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VIC Married Overseas - Can We Get Re-married in Australia?

Discussion in 'Family Law Forum' started by Grant63, 1 November 2014.

  1. Grant63

    Grant63 Member

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    My wife and I were married eleven years ago in Vanuatu, now we would like to get married again by an Australian marriage celebrant and with an Australian marriage license.

    My wife decided that she wants to legally use her married surname but does not want to change her name by deed poll (Name change by RBDM).

    Originally we were told that because our marriage was conducted overseas, we would have to get re-married here in order for a name change to be recognised. Then we were told that because we were married overseas we could not be re-married here. This meant deed poll (RBDM)was her only option but she does not want to lose access to her maiden name, which she would via this avenue. My wife is upset because our marriage is legal, yet she does not have the same legal name changing rights as people married here.

    So my question becomes - is a married name change (other than by RBDM) possible with an overseas marriage certificate? And even more importantly, under Australian law can we legally get married again here in Australia considering our original marriage was never registered in Australia.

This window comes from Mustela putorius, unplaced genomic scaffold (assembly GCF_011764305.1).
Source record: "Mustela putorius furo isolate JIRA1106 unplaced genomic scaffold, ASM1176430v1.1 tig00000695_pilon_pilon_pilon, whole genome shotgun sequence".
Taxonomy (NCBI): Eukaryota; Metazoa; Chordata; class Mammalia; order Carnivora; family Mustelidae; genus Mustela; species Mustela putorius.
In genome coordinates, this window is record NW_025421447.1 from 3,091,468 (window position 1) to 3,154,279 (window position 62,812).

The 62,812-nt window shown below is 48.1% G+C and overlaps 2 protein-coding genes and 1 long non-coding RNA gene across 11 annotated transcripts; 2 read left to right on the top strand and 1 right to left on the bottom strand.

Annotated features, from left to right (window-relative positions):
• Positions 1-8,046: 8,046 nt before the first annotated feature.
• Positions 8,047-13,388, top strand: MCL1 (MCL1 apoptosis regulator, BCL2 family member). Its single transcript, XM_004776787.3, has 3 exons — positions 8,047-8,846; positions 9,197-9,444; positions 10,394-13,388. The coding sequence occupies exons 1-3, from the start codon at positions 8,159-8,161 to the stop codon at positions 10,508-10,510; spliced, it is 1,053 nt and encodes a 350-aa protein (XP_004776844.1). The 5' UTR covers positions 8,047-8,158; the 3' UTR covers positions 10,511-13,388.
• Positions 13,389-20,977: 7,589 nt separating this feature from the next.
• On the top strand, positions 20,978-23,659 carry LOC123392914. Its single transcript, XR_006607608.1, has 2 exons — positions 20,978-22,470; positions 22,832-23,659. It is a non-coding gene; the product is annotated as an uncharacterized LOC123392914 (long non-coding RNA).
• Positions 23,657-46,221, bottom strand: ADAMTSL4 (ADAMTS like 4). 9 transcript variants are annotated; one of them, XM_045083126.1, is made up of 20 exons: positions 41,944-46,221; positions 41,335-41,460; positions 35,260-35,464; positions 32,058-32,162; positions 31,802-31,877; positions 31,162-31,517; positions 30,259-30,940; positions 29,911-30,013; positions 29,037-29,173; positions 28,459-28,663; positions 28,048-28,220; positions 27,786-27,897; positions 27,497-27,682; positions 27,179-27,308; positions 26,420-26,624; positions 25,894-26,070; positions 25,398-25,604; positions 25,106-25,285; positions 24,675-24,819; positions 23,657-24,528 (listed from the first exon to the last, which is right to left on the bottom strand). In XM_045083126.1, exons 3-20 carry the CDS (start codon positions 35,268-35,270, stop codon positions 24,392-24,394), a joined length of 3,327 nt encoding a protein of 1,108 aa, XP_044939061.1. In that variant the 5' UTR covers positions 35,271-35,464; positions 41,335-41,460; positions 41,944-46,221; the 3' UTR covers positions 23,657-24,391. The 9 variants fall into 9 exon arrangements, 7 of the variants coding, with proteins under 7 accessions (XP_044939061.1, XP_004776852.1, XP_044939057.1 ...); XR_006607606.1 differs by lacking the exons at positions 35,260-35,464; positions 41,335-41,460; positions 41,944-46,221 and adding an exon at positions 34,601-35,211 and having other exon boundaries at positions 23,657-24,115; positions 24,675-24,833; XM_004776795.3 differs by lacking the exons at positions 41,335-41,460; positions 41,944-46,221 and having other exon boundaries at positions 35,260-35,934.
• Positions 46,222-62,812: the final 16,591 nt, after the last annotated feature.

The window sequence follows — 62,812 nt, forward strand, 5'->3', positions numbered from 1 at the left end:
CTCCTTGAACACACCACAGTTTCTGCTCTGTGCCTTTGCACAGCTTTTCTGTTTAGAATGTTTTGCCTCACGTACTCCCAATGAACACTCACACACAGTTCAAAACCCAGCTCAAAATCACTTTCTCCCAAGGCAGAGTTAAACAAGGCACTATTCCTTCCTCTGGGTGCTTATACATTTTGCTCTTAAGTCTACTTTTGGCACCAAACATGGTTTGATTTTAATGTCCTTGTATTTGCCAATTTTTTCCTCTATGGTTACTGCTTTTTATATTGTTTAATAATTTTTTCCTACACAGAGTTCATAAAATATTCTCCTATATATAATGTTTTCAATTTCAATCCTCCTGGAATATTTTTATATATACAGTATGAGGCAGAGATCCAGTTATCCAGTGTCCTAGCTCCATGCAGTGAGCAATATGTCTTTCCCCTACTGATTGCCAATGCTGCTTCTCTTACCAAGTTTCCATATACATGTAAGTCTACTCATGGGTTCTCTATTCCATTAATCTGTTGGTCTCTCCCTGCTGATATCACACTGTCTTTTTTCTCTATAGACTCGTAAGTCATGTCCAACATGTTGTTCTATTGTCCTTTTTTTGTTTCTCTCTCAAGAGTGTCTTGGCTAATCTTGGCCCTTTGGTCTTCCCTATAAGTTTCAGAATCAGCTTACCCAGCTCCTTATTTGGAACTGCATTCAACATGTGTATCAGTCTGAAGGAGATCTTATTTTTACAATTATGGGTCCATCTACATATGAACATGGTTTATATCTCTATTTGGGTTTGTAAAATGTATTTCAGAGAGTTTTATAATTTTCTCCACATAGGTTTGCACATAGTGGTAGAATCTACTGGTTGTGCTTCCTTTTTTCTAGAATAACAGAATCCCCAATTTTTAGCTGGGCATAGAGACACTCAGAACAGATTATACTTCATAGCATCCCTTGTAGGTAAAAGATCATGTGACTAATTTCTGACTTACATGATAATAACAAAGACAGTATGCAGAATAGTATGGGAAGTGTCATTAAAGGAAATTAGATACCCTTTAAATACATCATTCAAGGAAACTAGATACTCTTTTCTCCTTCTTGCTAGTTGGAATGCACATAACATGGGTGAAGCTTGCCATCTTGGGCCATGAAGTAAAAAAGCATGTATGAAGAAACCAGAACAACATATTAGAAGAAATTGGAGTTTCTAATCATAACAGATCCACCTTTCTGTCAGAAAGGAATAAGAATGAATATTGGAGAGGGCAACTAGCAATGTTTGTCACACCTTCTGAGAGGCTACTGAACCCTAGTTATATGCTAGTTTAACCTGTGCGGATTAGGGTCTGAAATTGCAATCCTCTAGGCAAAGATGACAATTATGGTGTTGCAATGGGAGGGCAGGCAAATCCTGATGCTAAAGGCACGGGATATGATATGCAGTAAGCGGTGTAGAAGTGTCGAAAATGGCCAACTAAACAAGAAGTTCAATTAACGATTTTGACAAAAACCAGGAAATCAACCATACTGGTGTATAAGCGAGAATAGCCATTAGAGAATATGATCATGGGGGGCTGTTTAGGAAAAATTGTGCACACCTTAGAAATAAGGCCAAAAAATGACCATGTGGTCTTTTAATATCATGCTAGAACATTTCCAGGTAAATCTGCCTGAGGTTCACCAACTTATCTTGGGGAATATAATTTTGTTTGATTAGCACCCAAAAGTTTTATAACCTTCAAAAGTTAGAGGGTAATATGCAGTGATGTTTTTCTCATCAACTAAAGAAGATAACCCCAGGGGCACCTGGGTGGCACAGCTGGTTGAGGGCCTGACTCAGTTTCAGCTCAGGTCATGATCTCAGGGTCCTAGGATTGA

2. Sarah J

    Sarah J Well-Known Member

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    Hi Grant,

    In which country/city were you married? Generally, you do not need to be re-married in Australia in order to have your marriage recognised. You may need to get the marriage certificate translated and certified/attested. However, for most marriage certificates there is a reciprocal recognition and enforcement principle in place.

    Have you had a chat with the Births, Deaths and Marriages department in Victoria? If not, I would give them a call to enquire as if appears you been given conflicting information.
     
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  3. Grant63

    Grant63 Member

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    Hi Sarah